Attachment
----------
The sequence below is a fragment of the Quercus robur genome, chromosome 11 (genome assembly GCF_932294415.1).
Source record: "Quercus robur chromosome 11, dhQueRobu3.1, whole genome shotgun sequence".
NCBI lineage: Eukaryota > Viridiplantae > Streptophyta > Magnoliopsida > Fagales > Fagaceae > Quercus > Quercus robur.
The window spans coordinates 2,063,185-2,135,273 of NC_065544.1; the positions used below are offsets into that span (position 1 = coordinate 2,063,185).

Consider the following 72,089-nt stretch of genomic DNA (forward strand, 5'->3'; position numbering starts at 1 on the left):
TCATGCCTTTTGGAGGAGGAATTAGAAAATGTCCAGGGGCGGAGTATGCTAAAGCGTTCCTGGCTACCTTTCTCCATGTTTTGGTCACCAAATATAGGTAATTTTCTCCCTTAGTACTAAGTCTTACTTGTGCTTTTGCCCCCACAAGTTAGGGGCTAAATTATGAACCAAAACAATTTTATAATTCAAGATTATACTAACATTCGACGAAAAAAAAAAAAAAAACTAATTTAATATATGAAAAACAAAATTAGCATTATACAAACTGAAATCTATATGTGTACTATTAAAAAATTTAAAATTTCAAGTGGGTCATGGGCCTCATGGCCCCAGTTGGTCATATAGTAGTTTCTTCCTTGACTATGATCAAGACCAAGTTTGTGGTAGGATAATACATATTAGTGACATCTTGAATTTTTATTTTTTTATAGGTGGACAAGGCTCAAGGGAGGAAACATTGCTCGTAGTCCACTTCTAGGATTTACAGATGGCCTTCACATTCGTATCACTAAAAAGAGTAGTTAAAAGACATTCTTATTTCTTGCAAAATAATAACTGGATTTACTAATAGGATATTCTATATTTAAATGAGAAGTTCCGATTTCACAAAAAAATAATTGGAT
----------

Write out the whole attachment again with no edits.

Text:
The sequence below is a fragment of the Quercus robur genome, chromosome 11 (genome assembly GCF_932294415.1).
Source record: "Quercus robur chromosome 11, dhQueRobu3.1, whole genome shotgun sequence".
NCBI lineage: Eukaryota > Viridiplantae > Streptophyta > Magnoliopsida > Fagales > Fagaceae > Quercus > Quercus robur.
The window spans coordinates 2,063,185-2,135,273 of NC_065544.1; the positions used below are offsets into that span (position 1 = coordinate 2,063,185).

Consider the following 72,089-nt stretch of genomic DNA (forward strand, 5'->3'; position numbering starts at 1 on the left):
TCATGCCTTTTGGAGGAGGAATTAGAAAATGTCCAGGGGCGGAGTATGCTAAAGCGTTCCTGGCTACCTTTCTCCATGTTTTGGTCACCAAATATAGGTAATTTTCTCCCTTAGTACTAAGTCTTACTTGTGCTTTTGCCCCCACAAGTTAGGGGCTAAATTATGAACCAAAACAATTTTATAATTCAAGATTATACTAACATTCGACGAAAAAAAAAAAAAAAACTAATTTAATATATGAAAAACAAAATTAGCATTATACAAACTGAAATCTATATGTGTACTATTAAAAAATTTAAAATTTCAAGTGGGTCATGGGCCTCATGGCCCCAGTTGGTCATATAGTAGTTTCTTCCTTGACTATGATCAAGACCAAGTTTGTGGTAGGATAATACATATTAGTGACATCTTGAATTTTTATTTTTTTATAGGTGGACAAGGCTCAAGGGAGGAAACATTGCTCGTAGTCCACTTCTAGGATTTACAGATGGCCTTCACATTCGTATCACTAAAAAGAGTAGTTAAAAGACATTCTTATTTCTTGCAAAATAATAACTGGATTTACTAATAGGATATTCTATATTTAAATGAGAAGTTCCGATTTCACAAAAAAATAATTGGAT